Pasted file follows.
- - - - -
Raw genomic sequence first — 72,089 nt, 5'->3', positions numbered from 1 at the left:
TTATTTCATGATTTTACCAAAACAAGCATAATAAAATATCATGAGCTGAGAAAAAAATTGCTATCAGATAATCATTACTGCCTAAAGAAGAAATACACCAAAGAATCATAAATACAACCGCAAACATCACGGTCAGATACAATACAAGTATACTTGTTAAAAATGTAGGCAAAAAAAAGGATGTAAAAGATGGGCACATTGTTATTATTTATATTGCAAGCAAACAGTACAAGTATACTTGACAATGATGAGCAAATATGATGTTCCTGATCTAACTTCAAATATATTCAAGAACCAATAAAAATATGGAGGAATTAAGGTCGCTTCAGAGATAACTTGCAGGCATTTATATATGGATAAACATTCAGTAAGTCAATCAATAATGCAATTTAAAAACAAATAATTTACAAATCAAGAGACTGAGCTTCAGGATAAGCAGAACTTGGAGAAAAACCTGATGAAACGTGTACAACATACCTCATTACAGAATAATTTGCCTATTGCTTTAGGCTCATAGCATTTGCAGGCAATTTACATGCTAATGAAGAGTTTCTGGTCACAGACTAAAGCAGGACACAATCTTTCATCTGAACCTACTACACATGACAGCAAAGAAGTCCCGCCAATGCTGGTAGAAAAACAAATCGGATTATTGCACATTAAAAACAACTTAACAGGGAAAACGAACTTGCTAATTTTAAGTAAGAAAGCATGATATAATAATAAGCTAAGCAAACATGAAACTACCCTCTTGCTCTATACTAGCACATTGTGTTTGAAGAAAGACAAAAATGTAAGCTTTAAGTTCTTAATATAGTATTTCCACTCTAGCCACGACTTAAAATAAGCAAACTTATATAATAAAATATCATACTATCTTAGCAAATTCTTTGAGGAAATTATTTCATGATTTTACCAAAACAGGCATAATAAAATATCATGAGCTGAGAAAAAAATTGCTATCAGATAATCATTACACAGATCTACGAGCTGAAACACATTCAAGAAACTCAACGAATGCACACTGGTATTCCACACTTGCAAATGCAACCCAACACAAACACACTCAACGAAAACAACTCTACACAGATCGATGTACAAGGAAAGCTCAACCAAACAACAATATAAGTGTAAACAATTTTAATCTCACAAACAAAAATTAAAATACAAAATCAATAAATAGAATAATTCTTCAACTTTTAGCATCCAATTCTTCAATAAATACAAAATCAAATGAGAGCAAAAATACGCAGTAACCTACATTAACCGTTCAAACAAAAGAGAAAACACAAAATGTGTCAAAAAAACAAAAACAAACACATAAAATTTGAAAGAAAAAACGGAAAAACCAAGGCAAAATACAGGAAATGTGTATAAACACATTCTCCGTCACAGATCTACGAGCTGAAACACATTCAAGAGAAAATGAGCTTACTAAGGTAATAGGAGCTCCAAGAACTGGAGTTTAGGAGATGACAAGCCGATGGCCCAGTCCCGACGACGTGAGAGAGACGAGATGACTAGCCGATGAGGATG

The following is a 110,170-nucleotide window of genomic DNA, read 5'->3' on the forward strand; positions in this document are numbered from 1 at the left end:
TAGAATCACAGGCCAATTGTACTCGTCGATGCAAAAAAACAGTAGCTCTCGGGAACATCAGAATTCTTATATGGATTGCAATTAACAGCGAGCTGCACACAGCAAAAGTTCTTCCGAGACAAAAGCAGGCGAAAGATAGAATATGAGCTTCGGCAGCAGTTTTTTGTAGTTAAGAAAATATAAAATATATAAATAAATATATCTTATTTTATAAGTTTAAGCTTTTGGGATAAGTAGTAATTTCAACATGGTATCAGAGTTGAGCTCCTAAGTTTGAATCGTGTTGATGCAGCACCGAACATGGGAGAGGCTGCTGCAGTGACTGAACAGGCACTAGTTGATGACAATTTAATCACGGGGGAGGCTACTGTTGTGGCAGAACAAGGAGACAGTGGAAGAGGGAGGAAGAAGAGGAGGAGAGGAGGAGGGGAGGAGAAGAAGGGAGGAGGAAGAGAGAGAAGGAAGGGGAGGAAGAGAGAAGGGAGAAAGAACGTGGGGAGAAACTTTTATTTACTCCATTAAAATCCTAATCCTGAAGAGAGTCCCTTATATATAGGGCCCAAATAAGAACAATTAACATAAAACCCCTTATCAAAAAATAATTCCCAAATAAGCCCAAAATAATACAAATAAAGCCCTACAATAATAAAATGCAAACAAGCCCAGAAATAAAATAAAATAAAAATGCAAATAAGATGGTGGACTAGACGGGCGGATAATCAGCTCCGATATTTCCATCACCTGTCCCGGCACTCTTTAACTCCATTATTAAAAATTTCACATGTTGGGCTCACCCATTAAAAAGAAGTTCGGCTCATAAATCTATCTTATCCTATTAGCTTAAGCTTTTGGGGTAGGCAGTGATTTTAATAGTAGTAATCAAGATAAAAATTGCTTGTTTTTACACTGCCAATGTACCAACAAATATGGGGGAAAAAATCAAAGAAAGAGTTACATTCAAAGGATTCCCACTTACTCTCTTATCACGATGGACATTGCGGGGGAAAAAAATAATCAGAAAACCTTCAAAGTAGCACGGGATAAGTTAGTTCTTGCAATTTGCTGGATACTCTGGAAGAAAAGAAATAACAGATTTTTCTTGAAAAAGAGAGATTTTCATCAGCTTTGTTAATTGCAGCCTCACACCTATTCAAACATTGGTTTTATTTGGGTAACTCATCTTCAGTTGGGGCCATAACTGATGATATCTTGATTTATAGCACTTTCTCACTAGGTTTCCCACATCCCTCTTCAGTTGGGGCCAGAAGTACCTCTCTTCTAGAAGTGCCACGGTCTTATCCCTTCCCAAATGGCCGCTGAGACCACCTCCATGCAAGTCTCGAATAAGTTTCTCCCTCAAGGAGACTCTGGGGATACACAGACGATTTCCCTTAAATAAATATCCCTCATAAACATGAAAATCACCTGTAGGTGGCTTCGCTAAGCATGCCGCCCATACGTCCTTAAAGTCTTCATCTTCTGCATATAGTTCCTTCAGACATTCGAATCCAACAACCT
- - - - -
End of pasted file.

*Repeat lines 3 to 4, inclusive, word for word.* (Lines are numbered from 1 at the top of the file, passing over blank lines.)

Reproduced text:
The following is a 110,170-nucleotide window of genomic DNA, read 5'->3' on the forward strand; positions in this document are numbered from 1 at the left end:
TAGAATCACAGGCCAATTGTACTCGTCGATGCAAAAAAACAGTAGCTCTCGGGAACATCAGAATTCTTATATGGATTGCAATTAACAGCGAGCTGCACACAGCAAAAGTTCTTCCGAGACAAAAGCAGGCGAAAGATAGAATATGAGCTTCGGCAGCAGTTTTTTGTAGTTAAGAAAATATAAAATATATAAATAAATATATCTTATTTTATAAGTTTAAGCTTTTGGGATAAGTAGTAATTTCAACATGGTATCAGAGTTGAGCTCCTAAGTTTGAATCGTGTTGATGCAGCACCGAACATGGGAGAGGCTGCTGCAGTGACTGAACAGGCACTAGTTGATGACAATTTAATCACGGGGGAGGCTACTGTTGTGGCAGAACAAGGAGACAGTGGAAGAGGGAGGAAGAAGAGGAGGAGAGGAGGAGGGGAGGAGAAGAAGGGAGGAGGAAGAGAGAGAAGGAAGGGGAGGAAGAGAGAAGGGAGAAAGAACGTGGGGAGAAACTTTTATTTACTCCATTAAAATCCTAATCCTGAAGAGAGTCCCTTATATATAGGGCCCAAATAAGAACAATTAACATAAAACCCCTTATCAAAAAATAATTCCCAAATAAGCCCAAAATAATACAAATAAAGCCCTACAATAATAAAATGCAAACAAGCCCAGAAATAAAATAAAATAAAAATGCAAATAAGATGGTGGACTAGACGGGCGGATAATCAGCTCCGATATTTCCATCACCTGTCCCGGCACTCTTTAACTCCATTATTAAAAATTTCACATGTTGGGCTCACCCATTAAAAAGAAGTTCGGCTCATAAATCTATCTTATCCTATTAGCTTAAGCTTTTGGGGTAGGCAGTGATTTTAATAGTAGTAATCAAGATAAAAATTGCTTGTTTTTACACTGCCAATGTACCAACAAATATGGGGGAAAAAATCAAAGAAAGAGTTACATTCAAAGGATTCCCACTTACTCTCTTATCACGATGGACATTGCGGGGGAAAAAAATAATCAGAAAACCTTCAAAGTAGCACGGGATAAGTTAGTTCTTGCAATTTGCTGGATACTCTGGAAGAAAAGAAATAACAGATTTTTCTTGAAAAAGAGAGATTTTCATCAGCTTTGTTAATTGCAGCCTCACACCTATTCAAACATTGGTTTTATTTGGGTAACTCATCTTCAGTTGGGGCCATAACTGATGATATCTTGATTTATAGCACTTTCTCACTAGGTTTCCCACATCCCTCTTCAGTTGGGGCCAGAAGTACCTCTCTTCTAGAAGTGCCACGGTCTTATCCCTTCCCAAATGGCCGCTGAGACCACCTCCATGCAAGTCTCGAATAAGTTTCTCCCTCAAGGAGACTCTGGGGATACACAGACGATTTCCCTTAAATAAATATCCCTCATAAACATGAAAATCACCTGTAGGTGGCTTCGCTAAGCATGCCGCCCATACGTCCTTAAAGTCTTCATCTTCTGCATATAGTTCCTTCAGACATTCGAATCCAACAACCT